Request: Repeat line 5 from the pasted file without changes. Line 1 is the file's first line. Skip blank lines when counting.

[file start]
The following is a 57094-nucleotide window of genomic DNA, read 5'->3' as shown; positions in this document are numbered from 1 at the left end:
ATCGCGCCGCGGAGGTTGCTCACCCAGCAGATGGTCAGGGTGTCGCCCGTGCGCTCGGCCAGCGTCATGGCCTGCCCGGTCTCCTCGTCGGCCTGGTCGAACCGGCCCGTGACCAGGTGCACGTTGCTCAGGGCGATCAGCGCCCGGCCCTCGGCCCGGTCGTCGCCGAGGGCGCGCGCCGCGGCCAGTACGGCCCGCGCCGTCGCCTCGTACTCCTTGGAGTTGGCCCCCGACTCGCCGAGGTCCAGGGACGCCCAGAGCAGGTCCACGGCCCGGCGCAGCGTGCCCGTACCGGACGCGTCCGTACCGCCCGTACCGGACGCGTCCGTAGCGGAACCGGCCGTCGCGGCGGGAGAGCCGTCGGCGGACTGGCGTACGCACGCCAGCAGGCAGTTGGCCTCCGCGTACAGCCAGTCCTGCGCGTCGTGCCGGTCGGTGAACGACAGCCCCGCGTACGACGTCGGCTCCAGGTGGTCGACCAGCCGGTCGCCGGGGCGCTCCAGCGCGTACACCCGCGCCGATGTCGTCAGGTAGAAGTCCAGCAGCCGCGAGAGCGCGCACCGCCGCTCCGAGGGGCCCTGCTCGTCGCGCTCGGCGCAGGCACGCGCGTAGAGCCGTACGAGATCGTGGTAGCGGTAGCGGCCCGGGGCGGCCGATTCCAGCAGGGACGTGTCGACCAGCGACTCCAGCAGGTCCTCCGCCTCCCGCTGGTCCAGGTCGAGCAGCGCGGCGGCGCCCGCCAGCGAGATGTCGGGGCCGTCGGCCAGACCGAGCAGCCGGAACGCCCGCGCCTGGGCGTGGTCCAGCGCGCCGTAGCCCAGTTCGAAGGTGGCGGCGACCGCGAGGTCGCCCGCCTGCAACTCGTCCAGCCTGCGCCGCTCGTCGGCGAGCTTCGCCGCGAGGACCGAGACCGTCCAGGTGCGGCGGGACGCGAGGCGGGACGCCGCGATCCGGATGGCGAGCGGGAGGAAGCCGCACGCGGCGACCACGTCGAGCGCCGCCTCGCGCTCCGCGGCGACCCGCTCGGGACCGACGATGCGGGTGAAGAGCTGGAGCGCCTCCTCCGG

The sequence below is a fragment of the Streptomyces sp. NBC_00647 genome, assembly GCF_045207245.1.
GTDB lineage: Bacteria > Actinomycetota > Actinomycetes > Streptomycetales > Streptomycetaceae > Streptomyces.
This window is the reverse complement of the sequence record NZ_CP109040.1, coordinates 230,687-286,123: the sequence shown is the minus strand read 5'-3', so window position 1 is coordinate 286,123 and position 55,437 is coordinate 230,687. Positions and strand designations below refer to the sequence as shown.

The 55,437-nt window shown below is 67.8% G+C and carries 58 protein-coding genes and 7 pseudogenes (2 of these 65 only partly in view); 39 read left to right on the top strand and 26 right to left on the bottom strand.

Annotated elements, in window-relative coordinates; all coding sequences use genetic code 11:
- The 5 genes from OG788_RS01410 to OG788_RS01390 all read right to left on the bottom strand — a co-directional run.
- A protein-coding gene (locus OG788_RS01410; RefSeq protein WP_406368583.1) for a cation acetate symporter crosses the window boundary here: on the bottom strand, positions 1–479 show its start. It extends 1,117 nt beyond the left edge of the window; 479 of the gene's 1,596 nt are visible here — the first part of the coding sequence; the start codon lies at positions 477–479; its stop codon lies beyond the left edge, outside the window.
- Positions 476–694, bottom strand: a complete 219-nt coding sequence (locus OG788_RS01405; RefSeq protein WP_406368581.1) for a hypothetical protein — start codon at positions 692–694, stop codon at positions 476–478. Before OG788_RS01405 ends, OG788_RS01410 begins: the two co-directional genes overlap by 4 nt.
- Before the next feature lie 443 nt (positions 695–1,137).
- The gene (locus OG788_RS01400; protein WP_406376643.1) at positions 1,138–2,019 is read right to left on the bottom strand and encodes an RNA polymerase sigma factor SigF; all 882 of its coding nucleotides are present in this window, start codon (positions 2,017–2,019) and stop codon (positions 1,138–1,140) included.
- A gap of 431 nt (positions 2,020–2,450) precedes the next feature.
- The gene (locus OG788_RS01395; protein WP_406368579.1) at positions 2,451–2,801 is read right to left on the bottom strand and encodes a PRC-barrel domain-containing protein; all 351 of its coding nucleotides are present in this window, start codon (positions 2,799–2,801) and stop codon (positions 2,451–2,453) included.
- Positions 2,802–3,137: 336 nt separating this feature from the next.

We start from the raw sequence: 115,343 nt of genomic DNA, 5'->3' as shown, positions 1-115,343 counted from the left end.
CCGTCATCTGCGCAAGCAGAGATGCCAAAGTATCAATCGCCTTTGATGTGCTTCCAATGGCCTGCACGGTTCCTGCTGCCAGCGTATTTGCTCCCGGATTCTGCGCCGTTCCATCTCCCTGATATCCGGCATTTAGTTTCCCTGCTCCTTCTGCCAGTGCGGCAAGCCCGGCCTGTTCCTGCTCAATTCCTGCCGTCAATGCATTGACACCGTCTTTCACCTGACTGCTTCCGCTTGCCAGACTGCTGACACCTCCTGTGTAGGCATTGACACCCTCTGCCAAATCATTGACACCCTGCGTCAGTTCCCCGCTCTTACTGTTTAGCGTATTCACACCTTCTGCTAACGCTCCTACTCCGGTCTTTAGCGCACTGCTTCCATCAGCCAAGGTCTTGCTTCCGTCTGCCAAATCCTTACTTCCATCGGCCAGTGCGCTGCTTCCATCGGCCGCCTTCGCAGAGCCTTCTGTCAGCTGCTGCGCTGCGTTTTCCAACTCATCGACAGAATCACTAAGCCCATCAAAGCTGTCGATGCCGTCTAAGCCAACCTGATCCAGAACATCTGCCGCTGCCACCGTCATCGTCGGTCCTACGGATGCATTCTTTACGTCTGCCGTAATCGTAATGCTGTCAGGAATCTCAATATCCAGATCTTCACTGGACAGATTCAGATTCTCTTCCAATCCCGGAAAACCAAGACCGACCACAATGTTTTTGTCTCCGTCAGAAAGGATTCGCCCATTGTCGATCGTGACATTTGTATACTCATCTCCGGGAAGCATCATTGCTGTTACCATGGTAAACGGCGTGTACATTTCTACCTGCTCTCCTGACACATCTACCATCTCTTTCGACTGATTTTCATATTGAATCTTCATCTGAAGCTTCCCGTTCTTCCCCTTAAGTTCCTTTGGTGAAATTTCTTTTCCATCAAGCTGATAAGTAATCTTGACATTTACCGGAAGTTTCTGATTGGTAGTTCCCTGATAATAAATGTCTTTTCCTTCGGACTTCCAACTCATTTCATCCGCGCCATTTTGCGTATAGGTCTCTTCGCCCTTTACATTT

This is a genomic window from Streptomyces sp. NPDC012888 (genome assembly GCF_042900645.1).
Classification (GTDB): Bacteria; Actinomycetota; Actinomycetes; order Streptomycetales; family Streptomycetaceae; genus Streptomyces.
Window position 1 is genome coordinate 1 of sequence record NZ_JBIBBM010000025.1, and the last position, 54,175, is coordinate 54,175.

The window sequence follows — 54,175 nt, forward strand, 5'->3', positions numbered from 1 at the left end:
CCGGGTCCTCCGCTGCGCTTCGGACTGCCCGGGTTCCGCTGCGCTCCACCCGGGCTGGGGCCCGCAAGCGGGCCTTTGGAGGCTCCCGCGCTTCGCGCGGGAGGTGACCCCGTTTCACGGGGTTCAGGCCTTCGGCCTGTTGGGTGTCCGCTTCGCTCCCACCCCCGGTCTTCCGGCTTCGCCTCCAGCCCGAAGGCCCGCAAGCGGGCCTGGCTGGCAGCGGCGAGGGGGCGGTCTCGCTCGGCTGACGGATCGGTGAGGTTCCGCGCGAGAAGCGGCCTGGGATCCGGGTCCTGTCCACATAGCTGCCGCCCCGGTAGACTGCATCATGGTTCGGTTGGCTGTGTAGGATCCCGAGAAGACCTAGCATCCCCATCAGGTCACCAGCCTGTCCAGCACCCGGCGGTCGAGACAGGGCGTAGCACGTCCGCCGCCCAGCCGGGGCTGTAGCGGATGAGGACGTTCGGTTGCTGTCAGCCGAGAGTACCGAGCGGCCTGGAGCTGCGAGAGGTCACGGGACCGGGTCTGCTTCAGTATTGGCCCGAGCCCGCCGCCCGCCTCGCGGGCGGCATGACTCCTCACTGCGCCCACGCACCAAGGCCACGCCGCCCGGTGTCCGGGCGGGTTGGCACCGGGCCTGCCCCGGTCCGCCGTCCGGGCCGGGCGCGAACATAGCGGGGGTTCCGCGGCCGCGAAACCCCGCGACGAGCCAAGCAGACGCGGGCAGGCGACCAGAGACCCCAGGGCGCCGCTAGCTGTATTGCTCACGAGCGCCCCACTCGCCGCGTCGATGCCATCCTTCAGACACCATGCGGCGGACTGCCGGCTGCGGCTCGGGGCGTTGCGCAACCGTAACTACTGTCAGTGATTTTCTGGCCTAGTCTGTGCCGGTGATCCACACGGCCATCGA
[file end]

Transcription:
This window is the reverse complement of the sequence record NZ_CP109040.1, coordinates 230,687-286,123: the sequence shown is the minus strand read 5'-3', so window position 1 is coordinate 286,123 and position 55,437 is coordinate 230,687. Positions and strand designations below refer to the sequence as shown.